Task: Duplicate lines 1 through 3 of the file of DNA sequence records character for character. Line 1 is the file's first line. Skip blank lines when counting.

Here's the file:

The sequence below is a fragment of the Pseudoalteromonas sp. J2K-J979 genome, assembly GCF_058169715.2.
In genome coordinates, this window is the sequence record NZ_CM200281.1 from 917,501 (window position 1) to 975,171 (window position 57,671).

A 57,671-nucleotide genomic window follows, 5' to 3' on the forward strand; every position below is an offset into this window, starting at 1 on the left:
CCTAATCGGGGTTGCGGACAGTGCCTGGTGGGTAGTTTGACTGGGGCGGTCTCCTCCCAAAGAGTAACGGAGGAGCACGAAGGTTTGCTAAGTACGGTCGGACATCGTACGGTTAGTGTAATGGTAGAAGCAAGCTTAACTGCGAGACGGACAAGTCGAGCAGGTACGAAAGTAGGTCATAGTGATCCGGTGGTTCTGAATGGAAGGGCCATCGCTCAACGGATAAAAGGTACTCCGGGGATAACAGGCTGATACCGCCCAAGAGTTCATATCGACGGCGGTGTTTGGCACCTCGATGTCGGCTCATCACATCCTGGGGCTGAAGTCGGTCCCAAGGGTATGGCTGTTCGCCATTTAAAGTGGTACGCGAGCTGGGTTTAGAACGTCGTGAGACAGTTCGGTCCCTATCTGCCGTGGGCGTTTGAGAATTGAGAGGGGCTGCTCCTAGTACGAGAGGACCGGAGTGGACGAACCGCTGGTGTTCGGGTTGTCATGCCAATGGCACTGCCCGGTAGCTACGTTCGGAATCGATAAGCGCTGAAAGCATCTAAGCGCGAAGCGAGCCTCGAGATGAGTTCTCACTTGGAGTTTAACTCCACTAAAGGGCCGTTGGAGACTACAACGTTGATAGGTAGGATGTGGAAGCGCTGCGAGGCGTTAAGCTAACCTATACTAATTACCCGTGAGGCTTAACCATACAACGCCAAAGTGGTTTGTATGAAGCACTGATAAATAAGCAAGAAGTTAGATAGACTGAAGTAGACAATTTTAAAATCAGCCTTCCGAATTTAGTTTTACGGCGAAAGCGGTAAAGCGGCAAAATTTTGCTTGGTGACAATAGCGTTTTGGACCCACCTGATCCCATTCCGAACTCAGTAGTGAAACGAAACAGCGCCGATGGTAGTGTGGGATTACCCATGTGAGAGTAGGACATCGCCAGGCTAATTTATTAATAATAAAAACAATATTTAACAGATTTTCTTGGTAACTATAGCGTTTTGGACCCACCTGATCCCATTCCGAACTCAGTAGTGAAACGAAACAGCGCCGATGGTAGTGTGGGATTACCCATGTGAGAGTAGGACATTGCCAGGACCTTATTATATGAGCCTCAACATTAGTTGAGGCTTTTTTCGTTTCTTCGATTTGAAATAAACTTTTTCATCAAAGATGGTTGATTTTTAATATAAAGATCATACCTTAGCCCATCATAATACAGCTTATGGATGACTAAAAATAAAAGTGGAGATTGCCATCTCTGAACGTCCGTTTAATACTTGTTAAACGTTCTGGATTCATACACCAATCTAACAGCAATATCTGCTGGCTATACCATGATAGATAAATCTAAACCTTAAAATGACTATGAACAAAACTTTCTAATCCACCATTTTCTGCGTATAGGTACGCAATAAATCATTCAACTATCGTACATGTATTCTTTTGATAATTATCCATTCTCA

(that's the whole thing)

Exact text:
The sequence below is a fragment of the Pseudoalteromonas sp. J2K-J979 genome, assembly GCF_058169715.2.
In genome coordinates, this window is the sequence record NZ_CM200281.1 from 917,501 (window position 1) to 975,171 (window position 57,671).

A 57,671-nucleotide genomic window follows, 5' to 3' on the forward strand; every position below is an offset into this window, starting at 1 on the left: